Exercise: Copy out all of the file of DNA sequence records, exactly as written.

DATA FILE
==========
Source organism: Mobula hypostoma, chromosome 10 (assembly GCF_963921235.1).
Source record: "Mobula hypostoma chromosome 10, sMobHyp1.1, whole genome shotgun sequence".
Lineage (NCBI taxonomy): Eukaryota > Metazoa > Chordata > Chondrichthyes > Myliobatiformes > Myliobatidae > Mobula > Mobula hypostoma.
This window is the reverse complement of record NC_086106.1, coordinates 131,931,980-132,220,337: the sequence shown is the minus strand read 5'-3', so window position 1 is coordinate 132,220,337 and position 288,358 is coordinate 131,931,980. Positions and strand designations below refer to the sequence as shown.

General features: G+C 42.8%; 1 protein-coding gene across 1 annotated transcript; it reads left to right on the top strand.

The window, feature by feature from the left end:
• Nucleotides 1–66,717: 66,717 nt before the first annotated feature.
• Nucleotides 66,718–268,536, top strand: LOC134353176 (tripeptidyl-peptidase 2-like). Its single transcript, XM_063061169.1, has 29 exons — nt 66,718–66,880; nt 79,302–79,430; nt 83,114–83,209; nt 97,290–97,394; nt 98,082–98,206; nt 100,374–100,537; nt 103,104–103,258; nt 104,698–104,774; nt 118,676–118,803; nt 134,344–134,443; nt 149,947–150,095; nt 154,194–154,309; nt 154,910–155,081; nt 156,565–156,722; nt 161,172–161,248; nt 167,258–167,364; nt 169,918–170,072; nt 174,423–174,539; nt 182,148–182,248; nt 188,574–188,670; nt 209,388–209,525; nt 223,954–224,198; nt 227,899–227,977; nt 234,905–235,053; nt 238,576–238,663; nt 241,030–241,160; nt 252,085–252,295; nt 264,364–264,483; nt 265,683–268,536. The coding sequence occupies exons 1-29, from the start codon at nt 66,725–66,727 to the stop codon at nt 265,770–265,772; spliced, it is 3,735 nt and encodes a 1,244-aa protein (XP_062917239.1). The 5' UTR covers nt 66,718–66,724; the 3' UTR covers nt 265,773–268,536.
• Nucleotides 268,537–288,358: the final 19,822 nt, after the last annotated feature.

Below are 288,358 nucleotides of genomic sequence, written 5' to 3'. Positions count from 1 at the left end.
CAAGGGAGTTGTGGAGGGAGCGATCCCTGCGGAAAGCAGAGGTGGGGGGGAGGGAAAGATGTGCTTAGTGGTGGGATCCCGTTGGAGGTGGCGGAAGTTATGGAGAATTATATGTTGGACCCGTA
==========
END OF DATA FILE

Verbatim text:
Source organism: Mobula hypostoma, chromosome 10 (assembly GCF_963921235.1).
Source record: "Mobula hypostoma chromosome 10, sMobHyp1.1, whole genome shotgun sequence".
Lineage (NCBI taxonomy): Eukaryota > Metazoa > Chordata > Chondrichthyes > Myliobatiformes > Myliobatidae > Mobula > Mobula hypostoma.
This window is the reverse complement of record NC_086106.1, coordinates 131,931,980-132,220,337: the sequence shown is the minus strand read 5'-3', so window position 1 is coordinate 132,220,337 and position 288,358 is coordinate 131,931,980. Positions and strand designations below refer to the sequence as shown.

General features: G+C 42.8%; 1 protein-coding gene across 1 annotated transcript; it reads left to right on the top strand.

The window, feature by feature from the left end:
• Nucleotides 1–66,717: 66,717 nt before the first annotated feature.
• Nucleotides 66,718–268,536, top strand: LOC134353176 (tripeptidyl-peptidase 2-like). Its single transcript, XM_063061169.1, has 29 exons — nt 66,718–66,880; nt 79,302–79,430; nt 83,114–83,209; nt 97,290–97,394; nt 98,082–98,206; nt 100,374–100,537; nt 103,104–103,258; nt 104,698–104,774; nt 118,676–118,803; nt 134,344–134,443; nt 149,947–150,095; nt 154,194–154,309; nt 154,910–155,081; nt 156,565–156,722; nt 161,172–161,248; nt 167,258–167,364; nt 169,918–170,072; nt 174,423–174,539; nt 182,148–182,248; nt 188,574–188,670; nt 209,388–209,525; nt 223,954–224,198; nt 227,899–227,977; nt 234,905–235,053; nt 238,576–238,663; nt 241,030–241,160; nt 252,085–252,295; nt 264,364–264,483; nt 265,683–268,536. The coding sequence occupies exons 1-29, from the start codon at nt 66,725–66,727 to the stop codon at nt 265,770–265,772; spliced, it is 3,735 nt and encodes a 1,244-aa protein (XP_062917239.1). The 5' UTR covers nt 66,718–66,724; the 3' UTR covers nt 265,773–268,536.
• Nucleotides 268,537–288,358: the final 19,822 nt, after the last annotated feature.

Below are 288,358 nucleotides of genomic sequence, written 5' to 3'. Positions count from 1 at the left end.
CAAGGGAGTTGTGGAGGGAGCGATCCCTGCGGAAAGCAGAGGTGGGGGGGAGGGAAAGATGTGCTTAGTGGTGGGATCCCGTTGGAGGTGGCGGAAGTTATGGAGAATTATATGTTGGACCCGTA